House committee considers vaccine bills
ROANOKE, Va. (WDBJ) -A House of Delegates committee has defeated measures that would limit the state’s ability to mandate COVID-19 vaccinations.
The bills were the work of Republican lawmakers reacting to a recent statement from Virginia Health Commissioner Norm Oliver. Last week, he said it was his intention to mandate a COVID-19 vaccine once it becomes available.
Tuesday morning, the House Committee on Health, Welfare and Institutions considered bills that would allow people to opt out on religious grounds.
While Governor Ralph Northam has said he doesn’t anticipate a vaccine requirement at this time, health experts say widespread immunizations are important.
Democrats argued lawmakers shouldn’t pass legislation that would discourage anyone from receiving one.
“And I would hope if someone intentionally doesn’t take a vaccine, and contracts this disease, knowingly and intentionally goes out in public, and kills someone, I hope they’re sued for wrongful death, or possibly even criminal penalties,” said Delegate Mark Levine (D-Alexandria). “So I certainly don’t want to go in the other direction and make it easier for people to kill people.”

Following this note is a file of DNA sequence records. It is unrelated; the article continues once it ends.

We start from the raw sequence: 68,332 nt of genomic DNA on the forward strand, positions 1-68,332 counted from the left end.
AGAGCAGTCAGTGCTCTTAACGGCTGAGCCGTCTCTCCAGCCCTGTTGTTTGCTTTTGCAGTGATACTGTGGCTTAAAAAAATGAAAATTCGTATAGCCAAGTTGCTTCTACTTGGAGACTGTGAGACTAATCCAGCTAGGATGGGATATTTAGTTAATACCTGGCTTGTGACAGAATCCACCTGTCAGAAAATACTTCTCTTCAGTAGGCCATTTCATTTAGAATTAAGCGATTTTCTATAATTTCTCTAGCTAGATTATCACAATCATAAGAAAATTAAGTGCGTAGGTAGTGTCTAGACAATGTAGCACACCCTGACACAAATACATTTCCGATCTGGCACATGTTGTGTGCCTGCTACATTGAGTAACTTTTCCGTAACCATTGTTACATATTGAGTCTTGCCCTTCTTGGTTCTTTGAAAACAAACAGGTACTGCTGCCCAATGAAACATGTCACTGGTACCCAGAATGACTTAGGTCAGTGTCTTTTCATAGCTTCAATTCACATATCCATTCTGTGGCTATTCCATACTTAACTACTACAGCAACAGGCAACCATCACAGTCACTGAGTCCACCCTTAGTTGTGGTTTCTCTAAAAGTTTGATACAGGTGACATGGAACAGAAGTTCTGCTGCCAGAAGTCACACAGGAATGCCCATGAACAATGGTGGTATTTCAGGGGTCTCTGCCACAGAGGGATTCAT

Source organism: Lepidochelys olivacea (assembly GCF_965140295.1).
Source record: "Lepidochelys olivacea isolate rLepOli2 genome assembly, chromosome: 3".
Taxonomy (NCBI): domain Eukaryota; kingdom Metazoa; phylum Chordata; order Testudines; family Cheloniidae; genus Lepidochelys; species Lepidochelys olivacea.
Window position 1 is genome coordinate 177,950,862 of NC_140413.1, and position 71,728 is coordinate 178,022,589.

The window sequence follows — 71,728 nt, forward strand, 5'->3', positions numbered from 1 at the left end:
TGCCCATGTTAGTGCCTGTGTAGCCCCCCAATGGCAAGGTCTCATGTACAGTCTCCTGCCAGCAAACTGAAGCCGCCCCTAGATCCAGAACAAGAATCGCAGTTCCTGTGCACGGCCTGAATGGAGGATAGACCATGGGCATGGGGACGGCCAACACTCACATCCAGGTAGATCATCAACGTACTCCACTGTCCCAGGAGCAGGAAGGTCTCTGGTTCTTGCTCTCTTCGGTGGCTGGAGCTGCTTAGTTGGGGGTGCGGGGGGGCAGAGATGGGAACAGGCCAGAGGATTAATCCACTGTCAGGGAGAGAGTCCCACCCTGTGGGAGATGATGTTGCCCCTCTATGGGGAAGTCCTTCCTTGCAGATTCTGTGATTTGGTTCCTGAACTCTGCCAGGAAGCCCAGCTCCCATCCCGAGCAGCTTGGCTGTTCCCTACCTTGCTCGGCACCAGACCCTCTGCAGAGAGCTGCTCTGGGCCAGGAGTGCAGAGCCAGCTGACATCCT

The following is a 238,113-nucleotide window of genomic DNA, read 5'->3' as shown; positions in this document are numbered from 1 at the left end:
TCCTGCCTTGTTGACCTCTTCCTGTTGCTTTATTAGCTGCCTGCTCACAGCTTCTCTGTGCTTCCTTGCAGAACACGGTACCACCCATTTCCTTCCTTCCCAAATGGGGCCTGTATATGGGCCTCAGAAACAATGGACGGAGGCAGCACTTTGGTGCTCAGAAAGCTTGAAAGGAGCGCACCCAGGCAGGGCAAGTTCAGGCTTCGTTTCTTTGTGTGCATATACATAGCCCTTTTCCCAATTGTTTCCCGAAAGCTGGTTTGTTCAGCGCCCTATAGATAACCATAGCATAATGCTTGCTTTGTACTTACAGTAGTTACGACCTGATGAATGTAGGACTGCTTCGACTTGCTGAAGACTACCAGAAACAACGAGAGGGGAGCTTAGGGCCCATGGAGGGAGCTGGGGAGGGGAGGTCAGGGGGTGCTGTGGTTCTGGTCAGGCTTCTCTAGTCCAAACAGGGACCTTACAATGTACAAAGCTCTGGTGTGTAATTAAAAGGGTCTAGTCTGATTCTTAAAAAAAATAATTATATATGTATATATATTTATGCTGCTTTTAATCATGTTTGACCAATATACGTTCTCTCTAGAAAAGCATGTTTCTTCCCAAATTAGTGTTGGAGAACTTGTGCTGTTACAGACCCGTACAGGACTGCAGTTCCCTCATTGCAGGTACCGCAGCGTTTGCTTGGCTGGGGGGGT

“It doesn’t equate with drunk driving and going out and killing people,” countered Marsha Lessard, director of education and advocacy for the group Virginia Freedom Keepers . “We know that this is something that should absolutely be upheld for liberty and for our individual right as citizens of Virginia. We should be able to make our own medical choices.”
Democrats hold the majority in both chambers, and on the committee, so the Republican measures failed.
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